Finally, our training class ended with some off leash play time for the pups. By having owners hold their dogs and let them all go at the same time, Carissa created a safe environment for play. Given his challenges with playing too rough and his lack of early socialization, I was excited for Nash to get the chance to interact with a small group of dogs and learn some appropriate play manners.

He did well for the first few minutes, greeting and sniffing the other pups with a happily wagging tail. Unfortunately, he found a stash of treats on the floor and displayed some resource guarding behavior. Carissa gently redirected him away from the treats once, but he couldn’t shake the impulse to guard the spot on the floor where he’d previously found the treats. Ultimately, we ended up spending the remainder of play time in the training room entryway behind the gate to enter the main training space. Like the penalty box in hockey, this space let us see and hear the action—and any of Carissa’s tips on play behavior—while Nash took a little time out from dog-on-dog play.

As a dog owner, it’s easy to get discouraged and embarrassed by those kinds of incidents. However, I’m grateful it happened in the safe environment of the training room with a professional trainer on hand for guidance. Many owners don’t see these behaviors in their dog until an incident occurs at a dog park, and that’s one of the reasons why basic obedience classes are so useful. Aside from knowing when and how to intervene, Carissa provided a resource guarding guide for me to take home and additional tips on how to deal with Nash’s specific guarding behaviors/triggers. It was also nice to have her reassurance that this is a common behavior… especially for dogs like Nash who had food insecurity in their past. No matter how experienced or confident a dog owner might be, being reminded that your dog isn’t alone in their challenges is helpful.

Week Two: At Home

Back home, the classroom practice helped Nash improve his performance on commands like “Sit” and “Down”. Even more valuable were the commands designed to get him to focus. Using “Look at Me” or “Touch” quickly became a vital strategy for managing his impulse control.

Whether he was barking at a noise in the hallway or playing a little too rough with our other dog, “Touch” proved a useful way to redirect his attention. In class, Carissa had also suggested using this command to keep Nash close to me on walks. By placing my open palm down next to my thigh and saying “Touch”, I can easily get Nash to come right next to me. This is a big help when we see other dogs outside or when I need to guide him past something interesting or frightening—e.g., the snowblower he wanted to bark at or the (apparently) scary toolbox on the floor of our hallway which he refused to walk past.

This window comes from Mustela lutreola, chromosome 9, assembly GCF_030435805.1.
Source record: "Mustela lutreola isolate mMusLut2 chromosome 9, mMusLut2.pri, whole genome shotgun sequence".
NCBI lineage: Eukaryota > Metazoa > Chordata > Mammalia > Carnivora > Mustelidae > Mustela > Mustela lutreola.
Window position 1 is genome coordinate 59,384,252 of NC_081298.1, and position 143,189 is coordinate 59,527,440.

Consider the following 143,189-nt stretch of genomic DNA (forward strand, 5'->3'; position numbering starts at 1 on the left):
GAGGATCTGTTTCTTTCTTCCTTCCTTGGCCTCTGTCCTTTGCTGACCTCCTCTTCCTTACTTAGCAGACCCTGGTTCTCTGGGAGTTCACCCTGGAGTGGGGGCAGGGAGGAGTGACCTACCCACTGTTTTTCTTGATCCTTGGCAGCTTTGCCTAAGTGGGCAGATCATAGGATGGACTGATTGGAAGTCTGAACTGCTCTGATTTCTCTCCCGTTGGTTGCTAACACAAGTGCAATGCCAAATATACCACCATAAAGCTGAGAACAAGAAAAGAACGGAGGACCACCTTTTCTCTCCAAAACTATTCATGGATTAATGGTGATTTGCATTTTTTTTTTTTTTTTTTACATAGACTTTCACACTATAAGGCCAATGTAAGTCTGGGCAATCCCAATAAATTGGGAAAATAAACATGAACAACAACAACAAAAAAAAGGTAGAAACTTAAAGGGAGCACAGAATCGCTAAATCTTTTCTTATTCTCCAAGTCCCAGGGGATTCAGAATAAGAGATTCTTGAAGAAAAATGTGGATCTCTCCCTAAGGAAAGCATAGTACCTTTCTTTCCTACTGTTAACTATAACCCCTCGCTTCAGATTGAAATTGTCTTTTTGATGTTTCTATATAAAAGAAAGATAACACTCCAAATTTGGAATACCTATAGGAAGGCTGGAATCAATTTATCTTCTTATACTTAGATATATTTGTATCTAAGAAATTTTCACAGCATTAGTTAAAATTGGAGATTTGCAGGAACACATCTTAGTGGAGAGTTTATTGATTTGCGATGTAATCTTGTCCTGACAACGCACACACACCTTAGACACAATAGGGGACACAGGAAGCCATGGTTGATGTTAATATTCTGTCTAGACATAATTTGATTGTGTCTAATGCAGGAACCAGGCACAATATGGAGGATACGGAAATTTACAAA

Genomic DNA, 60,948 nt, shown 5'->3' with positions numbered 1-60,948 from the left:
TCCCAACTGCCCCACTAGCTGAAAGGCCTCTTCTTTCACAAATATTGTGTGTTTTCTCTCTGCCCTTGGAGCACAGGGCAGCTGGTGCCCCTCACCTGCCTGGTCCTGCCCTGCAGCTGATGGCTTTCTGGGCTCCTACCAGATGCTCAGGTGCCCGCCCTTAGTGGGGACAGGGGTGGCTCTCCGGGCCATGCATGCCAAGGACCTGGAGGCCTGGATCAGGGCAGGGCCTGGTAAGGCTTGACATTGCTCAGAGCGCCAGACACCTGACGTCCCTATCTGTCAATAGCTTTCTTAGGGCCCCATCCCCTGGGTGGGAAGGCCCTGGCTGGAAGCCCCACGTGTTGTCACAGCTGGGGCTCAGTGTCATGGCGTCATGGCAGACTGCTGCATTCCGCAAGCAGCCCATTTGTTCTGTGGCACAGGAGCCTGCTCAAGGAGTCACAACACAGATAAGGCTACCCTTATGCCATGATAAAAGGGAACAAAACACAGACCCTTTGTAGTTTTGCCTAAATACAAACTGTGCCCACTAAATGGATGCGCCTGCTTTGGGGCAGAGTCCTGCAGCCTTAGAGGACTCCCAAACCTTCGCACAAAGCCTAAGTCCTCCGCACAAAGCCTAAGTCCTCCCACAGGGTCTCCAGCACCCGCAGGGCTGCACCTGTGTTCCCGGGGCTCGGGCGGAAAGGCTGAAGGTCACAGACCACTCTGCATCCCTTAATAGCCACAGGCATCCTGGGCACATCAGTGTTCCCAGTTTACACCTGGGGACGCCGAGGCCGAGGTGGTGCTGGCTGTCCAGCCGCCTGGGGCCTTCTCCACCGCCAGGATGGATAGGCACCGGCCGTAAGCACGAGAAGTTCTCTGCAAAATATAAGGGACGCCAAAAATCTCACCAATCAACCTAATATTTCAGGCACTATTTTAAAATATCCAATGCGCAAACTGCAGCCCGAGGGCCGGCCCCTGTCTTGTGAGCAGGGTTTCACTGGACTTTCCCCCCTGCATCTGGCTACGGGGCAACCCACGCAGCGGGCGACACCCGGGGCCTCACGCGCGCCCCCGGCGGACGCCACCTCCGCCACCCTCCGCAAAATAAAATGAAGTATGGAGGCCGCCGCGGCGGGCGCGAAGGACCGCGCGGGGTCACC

The “Get Ready” command paid immediate dividends too. My husband does our early morning and late-night dog walks, and he greatly appreciated not having to wrestle the harness onto Nash while wearing winter gloves and a big coat… not to mention having to leash and harness a second dog as well. Nash now happily pops his head into the opening of his harness when we say, “Get Ready”. In fact, it’s become easier to get him leashed up for a walk than it is our seven-year-old pup Molly.

Finally, Carissa told our class that it’s important to notice and manage our dogs’ excitement levels. She shared that, unchecked, it’s easy for a dog’s excitement to snowball and keep ratcheting up until they’re over-stimulated. For a dog who struggles with impulse control and resource guarding like Nash, this is especially important because his level of excitement is directly correlated to his propensity for guarding behaviors or overly rough play. Aside from simply getting a hold of him and making him sit quietly with us until he calms down, Carissa also suggested using a quick session of training work to calm him down while keeping him mentally engaged.

Several times throughout the week, I noticed him getting too worked up and was able to redirect that energy into a positive training session. By grabbing his treat pouch, using the “Touch” command to get him to come close to me, and practicing various commands for 10-15 minutes, I could help Nash slowly wind down without having to grab him and force him to be still.

I’m encouraged by the progress we’ve made so far and looking forward to adding more skills to our training sessions. There are few things as rewarding as watching your dog master a new skill, and our Adult Basics training class at District Dogs has given me countless tools as I work to help Nash grow into a happy and well-mannered dog. Check back soon for our Week Three recap!

Subscribe to our newsletter

Stay up to date with District Dogs!

More to explore